More sinister than our invisibility in the creative industries is our misrepresentation and demonisation. Enid Blyton’s depicted working-class people in her children’s books as rough and villainous, or soppy and stupid. Contemporary visions of the working class are pretty much the same. Take ‘Little Britain’, the awful early 2000’s sketch show where ‘Vicky Pollard’ was introduced to us by posh boy Matt Lucas imagining who was the most inarticulate person in Britain. Vicky was a perpetually pregnant teenage working-class girl from a Bristol council estate who did hilarious things like give birth at the age of 13 and swap the baby for a Westlife CD and say “yeah, but, no, but” a lot. I very much doubt Matt Lucas, or his equally privileged co-creator David Walliams, had ever been in contact with a working-class teen, and obviously neither had anyone in the production team which eventually granted them a prime time slot on the BBC for what seemed like an eternity.
And things still haven’t changed, though Lucas has hung up his chav-drag persona and now has a career making pastry-based double entendres on the painfully middle-class ‘Great British Bake Off’, Walliams is now children’s mega author flogging millions of copies of children’s books riddled with ugly working class stereotypes. For example, a single mum who lives in a tower block and cleans toilets for a living is one of Walliams’ characters in a book titled ‘World’s Worst Parents’.
It is not that working-class people’s lives and experiences should not be reflected in society – my argument is that they absolutely should – but as the report shows, working-class voices and their lens on life is being disappeared and their stories are being told through the inaccurate prism of the privileged, who have a material interest in gatekeeping the industry to prevent working-class people having a go.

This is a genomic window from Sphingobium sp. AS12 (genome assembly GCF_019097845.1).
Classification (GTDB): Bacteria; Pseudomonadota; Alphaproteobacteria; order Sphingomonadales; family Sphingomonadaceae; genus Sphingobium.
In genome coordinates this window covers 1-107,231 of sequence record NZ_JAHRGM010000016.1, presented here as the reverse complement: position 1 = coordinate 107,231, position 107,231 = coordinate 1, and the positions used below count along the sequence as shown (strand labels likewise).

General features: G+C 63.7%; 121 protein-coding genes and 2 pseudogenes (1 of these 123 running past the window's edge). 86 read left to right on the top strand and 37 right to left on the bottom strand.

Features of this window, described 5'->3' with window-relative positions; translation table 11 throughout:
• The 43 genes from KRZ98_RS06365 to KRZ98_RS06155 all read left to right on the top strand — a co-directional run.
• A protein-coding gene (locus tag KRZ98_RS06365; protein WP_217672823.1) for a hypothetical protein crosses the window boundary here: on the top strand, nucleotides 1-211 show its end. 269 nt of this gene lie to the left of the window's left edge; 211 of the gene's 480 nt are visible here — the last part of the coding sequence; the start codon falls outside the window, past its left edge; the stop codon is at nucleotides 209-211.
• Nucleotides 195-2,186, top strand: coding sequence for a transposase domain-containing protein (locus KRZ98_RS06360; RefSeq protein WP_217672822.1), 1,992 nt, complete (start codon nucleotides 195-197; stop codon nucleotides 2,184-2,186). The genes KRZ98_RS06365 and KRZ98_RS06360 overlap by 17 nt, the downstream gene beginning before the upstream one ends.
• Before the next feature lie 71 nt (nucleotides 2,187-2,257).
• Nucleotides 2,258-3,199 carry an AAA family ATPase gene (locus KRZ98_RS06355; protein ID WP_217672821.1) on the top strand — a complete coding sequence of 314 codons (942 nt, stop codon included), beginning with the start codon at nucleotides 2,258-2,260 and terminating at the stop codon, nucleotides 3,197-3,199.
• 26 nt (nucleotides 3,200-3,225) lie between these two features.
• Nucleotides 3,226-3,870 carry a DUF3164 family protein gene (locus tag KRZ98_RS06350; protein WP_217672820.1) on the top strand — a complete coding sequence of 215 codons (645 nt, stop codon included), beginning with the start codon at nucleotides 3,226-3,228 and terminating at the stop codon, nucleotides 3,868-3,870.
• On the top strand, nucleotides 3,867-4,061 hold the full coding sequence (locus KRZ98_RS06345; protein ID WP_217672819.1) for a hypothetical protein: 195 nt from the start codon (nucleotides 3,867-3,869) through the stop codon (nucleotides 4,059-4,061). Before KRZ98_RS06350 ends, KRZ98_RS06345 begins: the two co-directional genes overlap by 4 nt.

When a report states there are more than 250,000 working-class people missing from an industry – we have to question why? Is it that working-class people are not creative, talented or skilled enough to be part of shaping the creative industries of Britain, or is it that there is an insidious middle-class gatekeeping, class prejudice and purposeful class reproduction happening in those industries?
The creative industries offer lucrative positions of power, influence and status – but the lack of working-class voices within those industries is telling by the lack of imagination and creativity in their output. When British culture is being run and controlled by people from similar backgrounds, schools and social circles, the field becomes extremely narrow. British television seems to be endless remakes or contemporary takes on ‘Terry and June’ but with murder. The mediocre middle-class life is everywhere but amongst a backdrop of different contexts.
There are exceptions, ‘This Country’ and ‘Alma’s Not Normal’, but it is telling and obvious as a working-class woman that both of these shows are written and acted by working-class people. Although the stories are difficult to watch, working-class life in Britain is not easy, they are full of empathy and comedy. I have said it many times and will continue to say it – until the middle class allow their stupid and talentless children to fail we will continue to be a mediocre country full of nasty (yet very civilised) inequalities, prejudices and snobbery.